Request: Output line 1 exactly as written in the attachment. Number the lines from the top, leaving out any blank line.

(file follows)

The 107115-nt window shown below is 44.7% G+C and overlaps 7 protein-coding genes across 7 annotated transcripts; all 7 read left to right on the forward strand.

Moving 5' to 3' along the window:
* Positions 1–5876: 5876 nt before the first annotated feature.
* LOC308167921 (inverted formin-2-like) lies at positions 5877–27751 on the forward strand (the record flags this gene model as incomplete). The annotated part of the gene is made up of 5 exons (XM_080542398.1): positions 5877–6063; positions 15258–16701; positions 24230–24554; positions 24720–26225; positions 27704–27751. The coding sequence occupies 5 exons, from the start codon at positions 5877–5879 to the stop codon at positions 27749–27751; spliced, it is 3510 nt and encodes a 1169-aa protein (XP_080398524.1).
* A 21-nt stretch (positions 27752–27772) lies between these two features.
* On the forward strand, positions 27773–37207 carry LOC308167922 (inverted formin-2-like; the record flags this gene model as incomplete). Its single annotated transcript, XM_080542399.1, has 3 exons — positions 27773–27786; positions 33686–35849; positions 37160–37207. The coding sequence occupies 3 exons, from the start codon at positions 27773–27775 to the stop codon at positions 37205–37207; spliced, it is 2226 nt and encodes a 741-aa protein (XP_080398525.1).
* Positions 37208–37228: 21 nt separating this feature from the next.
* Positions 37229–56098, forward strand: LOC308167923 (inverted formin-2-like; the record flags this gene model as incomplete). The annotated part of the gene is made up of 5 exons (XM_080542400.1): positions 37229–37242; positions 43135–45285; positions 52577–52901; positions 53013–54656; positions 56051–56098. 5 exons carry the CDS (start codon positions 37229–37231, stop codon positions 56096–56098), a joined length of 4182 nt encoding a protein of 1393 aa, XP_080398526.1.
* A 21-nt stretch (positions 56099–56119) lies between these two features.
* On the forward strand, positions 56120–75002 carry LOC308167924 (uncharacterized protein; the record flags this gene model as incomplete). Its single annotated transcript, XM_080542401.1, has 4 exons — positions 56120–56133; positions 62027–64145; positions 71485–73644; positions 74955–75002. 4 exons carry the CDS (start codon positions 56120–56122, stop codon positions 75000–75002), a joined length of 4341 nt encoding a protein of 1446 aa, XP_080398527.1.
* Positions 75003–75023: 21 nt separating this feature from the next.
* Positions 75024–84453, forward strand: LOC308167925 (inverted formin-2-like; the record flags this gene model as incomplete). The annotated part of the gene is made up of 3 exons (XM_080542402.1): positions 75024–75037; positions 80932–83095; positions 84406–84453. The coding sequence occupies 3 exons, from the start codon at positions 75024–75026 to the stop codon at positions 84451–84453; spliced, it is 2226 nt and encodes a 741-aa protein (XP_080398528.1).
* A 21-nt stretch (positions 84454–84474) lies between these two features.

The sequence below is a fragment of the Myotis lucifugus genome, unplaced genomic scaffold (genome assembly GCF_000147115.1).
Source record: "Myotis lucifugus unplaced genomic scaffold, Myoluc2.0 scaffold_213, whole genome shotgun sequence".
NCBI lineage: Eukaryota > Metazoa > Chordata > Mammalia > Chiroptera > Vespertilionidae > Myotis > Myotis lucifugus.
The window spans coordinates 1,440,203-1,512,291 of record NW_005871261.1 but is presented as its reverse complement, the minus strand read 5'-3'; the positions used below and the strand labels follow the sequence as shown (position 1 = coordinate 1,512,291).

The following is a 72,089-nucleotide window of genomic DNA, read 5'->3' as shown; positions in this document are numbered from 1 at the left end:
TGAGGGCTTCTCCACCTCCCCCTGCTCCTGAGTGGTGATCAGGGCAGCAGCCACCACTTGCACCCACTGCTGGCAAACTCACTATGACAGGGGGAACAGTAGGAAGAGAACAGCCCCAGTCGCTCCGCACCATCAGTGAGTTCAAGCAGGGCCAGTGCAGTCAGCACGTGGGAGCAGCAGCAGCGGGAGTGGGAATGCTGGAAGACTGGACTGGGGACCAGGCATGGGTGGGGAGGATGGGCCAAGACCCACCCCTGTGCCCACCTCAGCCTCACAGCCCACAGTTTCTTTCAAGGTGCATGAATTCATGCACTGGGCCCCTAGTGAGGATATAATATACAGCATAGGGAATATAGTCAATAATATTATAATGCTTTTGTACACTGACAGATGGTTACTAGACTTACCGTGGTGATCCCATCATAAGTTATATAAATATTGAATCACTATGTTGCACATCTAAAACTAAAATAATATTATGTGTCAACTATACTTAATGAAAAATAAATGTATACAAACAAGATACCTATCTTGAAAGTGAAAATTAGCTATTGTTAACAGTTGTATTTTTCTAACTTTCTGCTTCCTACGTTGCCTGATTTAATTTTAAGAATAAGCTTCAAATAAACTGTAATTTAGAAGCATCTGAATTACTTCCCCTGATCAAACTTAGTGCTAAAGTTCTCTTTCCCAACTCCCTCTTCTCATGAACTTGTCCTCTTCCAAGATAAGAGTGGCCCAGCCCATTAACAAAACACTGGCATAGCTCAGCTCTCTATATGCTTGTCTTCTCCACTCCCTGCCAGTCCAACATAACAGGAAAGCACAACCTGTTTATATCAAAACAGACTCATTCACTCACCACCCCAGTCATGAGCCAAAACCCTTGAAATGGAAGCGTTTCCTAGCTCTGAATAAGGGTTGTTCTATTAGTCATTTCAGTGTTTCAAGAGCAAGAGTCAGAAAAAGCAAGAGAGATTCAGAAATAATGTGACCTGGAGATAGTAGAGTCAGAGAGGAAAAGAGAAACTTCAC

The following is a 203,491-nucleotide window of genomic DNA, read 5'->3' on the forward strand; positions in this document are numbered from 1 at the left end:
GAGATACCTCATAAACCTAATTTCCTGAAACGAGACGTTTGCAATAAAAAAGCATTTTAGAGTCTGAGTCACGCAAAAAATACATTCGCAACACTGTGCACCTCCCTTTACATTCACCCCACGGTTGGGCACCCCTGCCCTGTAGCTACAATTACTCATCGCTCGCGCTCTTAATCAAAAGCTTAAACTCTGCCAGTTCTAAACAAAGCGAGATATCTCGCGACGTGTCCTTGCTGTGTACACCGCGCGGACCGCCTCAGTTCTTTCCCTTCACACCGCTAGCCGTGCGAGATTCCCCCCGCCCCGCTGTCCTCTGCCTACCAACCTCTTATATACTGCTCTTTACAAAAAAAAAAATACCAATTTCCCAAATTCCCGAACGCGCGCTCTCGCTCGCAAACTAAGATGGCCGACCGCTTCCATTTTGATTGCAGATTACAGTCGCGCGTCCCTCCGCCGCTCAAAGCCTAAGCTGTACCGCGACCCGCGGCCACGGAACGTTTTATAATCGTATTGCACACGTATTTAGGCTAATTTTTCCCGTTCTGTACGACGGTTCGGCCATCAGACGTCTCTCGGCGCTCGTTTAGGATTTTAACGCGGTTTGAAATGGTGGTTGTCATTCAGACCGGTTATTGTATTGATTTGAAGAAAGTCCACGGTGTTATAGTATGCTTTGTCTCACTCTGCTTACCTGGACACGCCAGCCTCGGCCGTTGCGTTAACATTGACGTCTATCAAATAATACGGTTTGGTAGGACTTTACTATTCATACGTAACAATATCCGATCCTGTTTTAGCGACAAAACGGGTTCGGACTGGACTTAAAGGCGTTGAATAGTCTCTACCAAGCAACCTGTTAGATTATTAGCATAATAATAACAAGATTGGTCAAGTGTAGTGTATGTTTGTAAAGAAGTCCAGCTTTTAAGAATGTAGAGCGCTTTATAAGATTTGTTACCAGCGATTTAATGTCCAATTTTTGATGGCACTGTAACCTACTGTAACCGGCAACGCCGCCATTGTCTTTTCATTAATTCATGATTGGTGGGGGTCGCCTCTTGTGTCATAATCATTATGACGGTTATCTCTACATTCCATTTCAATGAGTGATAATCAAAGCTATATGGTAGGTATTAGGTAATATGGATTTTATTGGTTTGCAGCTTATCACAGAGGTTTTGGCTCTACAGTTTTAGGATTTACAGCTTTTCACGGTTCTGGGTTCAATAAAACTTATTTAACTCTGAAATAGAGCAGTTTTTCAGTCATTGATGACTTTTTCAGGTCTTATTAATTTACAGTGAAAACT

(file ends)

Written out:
The 107115-nt window shown below is 44.7% G+C and overlaps 7 protein-coding genes across 7 annotated transcripts; all 7 read left to right on the forward strand.